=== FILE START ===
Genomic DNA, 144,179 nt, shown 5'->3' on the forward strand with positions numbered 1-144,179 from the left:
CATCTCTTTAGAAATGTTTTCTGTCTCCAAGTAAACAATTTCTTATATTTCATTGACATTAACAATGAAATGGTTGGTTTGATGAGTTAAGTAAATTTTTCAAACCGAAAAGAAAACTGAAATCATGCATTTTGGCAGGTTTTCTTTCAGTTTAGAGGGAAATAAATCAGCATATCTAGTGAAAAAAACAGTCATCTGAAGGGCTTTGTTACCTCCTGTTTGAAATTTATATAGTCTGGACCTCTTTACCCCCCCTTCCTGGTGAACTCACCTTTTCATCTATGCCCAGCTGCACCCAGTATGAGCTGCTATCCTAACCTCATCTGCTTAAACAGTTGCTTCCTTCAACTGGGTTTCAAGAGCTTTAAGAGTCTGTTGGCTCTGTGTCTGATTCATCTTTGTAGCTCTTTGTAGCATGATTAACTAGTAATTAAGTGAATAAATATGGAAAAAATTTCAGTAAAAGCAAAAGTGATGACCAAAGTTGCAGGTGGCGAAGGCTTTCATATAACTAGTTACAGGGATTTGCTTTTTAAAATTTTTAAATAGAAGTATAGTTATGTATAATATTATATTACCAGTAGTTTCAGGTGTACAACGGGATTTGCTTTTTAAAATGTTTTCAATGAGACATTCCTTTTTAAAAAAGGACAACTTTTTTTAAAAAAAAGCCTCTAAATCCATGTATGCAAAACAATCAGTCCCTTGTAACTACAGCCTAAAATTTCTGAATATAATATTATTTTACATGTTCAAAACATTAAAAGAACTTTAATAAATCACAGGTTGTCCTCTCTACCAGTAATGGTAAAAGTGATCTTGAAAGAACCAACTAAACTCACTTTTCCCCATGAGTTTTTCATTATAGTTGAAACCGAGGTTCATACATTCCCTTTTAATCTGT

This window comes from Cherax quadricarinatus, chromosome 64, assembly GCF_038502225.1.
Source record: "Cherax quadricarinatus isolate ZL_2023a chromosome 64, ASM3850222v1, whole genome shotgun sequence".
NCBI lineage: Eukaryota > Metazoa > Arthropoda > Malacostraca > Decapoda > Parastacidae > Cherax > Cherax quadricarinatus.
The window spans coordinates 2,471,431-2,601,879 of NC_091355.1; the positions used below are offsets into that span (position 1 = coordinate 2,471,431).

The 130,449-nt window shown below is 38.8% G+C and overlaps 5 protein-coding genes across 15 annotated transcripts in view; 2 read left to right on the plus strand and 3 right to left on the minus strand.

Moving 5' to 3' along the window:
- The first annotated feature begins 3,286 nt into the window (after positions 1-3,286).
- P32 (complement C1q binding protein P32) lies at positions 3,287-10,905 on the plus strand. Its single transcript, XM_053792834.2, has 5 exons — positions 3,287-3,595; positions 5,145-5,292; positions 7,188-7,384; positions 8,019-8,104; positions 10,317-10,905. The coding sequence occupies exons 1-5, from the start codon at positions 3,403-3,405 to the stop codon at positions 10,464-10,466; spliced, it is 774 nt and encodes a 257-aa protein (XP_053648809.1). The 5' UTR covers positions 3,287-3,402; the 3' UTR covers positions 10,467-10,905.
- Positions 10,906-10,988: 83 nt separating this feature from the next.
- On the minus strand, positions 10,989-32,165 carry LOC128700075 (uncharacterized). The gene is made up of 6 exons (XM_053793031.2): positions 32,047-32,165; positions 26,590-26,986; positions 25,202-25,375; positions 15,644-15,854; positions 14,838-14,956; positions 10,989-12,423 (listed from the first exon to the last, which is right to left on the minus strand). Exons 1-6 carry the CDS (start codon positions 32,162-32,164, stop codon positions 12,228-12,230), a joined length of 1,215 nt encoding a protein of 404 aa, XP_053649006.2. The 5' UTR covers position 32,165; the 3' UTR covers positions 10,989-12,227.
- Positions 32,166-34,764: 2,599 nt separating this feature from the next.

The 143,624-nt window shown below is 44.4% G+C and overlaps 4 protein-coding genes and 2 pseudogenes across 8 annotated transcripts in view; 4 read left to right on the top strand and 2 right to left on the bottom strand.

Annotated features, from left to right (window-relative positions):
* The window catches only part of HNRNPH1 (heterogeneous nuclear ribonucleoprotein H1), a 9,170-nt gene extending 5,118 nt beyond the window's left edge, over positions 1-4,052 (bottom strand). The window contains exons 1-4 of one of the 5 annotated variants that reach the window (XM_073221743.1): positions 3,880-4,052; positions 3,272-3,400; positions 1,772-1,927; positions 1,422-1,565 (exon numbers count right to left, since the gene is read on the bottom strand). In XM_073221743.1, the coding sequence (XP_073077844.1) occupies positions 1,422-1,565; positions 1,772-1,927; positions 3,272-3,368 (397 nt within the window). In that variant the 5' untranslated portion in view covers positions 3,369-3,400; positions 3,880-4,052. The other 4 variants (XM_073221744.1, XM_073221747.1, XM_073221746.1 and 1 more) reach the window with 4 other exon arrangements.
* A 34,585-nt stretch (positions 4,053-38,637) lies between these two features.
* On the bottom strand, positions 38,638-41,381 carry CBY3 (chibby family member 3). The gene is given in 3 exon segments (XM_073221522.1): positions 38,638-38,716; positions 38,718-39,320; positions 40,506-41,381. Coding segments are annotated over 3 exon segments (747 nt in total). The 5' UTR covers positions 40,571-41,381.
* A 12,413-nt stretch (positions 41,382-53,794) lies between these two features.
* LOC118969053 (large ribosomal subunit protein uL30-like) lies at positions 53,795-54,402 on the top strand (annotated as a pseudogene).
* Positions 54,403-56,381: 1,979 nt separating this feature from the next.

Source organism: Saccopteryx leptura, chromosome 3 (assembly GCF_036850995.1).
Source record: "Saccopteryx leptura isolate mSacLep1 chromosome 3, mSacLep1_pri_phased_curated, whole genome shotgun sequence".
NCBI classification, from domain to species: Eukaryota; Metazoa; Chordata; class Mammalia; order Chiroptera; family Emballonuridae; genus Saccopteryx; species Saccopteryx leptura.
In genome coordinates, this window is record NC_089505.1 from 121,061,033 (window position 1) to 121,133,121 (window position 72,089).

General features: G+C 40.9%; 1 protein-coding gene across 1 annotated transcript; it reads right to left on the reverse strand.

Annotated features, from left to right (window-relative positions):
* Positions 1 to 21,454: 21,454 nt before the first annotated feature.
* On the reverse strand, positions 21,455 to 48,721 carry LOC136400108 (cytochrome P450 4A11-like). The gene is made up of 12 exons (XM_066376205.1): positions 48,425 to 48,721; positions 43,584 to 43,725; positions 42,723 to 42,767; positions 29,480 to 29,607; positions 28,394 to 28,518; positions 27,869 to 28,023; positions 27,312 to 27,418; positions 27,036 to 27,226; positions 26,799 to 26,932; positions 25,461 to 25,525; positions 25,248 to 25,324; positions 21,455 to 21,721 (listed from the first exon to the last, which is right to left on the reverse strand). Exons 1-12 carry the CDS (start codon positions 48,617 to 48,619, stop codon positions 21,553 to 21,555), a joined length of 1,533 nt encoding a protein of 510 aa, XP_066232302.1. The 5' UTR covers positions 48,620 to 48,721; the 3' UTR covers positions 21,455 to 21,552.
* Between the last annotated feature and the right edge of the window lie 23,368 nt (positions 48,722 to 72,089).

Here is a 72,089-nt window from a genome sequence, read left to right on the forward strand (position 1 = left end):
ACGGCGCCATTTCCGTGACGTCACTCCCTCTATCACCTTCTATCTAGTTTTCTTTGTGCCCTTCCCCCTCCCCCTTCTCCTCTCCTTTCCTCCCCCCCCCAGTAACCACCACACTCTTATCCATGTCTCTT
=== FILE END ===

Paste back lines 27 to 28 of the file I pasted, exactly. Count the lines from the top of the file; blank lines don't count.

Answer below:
Annotated features, from left to right (window-relative positions):
* Positions 1 to 21,454: 21,454 nt before the first annotated feature.